Re: Matheology § 200
Posted:
Jan 29, 2013 4:00 AM


On 29 Jan., 00:19, Virgil <vir...@ligriv.com> wrote: > In article > <0c93f65aee924f8cb63dcf37933f2...@u20g2000yqo.googlegroups.com>, > > > > > > WM <mueck...@rz.fhaugsburg.de> wrote: > > On 28 Jan., 20:32, Virgil <vir...@ligriv.com> wrote: > > > In article > > > <a687f86fa7424956ad8aea1964165...@w3g2000yqj.googlegroups.com>, > > > > WM <mueck...@rz.fhaugsburg.de> wrote: > > > > On 27 Jan., 23:25, Virgil <vir...@ligriv.com> wrote: > > > > > In article > > > > > > > The cardinality of the indexes of this limit in > > > > > > analysis is aleph_0. > > > > > > > The sequence of cardinalities is 2, 1, 3, 2, 4, 3, ... The limit of > > > > > > this sequence is aleph_0 too. > > > > > > > > The limit you calculate is not a limit set, nor the > > > > > > > cardinality of a limit set. > > > > > > > Analysis shows that the cardinality of the digits is 1 + logn. This > > > > > > does not break down for n = oo. > > > > > > Since we are talking about a sequence of sets, not a sequence of > > > > > numbers. "1+log(n)" is irrelevant. > > > > > I am talking about a sequence of sets, namely the indexed digits of > > > > numbers, and their cardinality is 1 + log(n). > > > > The indexed digits of numbers are not sets, unless you are using > > > something like the von Neumann naturals in which naturals are themselves > > > sets. > > > Have you some other advice what, in your opinion, are not sets? Look, > > Cantor took the seven colours of the rainbow and the seven tones of > > the octave as examples of sets*). Why should indexed digits have to > > stay outside of set theory? > > Actually Cantor, and everyone else, would more properly take the seven > colors of the rainbow as MEMBERS of a set, not as sets themselves.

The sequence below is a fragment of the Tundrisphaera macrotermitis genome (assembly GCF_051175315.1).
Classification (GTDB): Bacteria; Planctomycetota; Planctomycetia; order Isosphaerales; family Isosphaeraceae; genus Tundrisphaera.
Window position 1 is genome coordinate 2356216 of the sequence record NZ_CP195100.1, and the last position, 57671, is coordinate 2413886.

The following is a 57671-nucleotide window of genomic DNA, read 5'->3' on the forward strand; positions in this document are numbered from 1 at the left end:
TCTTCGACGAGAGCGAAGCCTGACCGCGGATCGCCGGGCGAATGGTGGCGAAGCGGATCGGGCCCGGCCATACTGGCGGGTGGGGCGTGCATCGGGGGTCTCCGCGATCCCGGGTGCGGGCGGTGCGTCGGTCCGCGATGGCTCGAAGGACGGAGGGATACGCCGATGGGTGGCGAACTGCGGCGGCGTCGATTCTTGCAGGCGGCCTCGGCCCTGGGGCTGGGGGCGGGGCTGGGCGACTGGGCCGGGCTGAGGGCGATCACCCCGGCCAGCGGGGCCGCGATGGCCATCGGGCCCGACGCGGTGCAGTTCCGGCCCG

No, he takes one colour as one member and the seven colours as the set. > > Such ambiguity is a common source of many errors.
No again. This distinction has become necessary to maintain matheology for more than 100 years. Cantor himself did not even distinguish between element and singleton. Didn't you know that, did you? > > > > *) Look here > >http://www.hsaugsburg.de/~mueckenh/KB/KB%208011000.pdf
Anyhow, even in modern set theory the sets of indexed digits are sets.
Regards, WM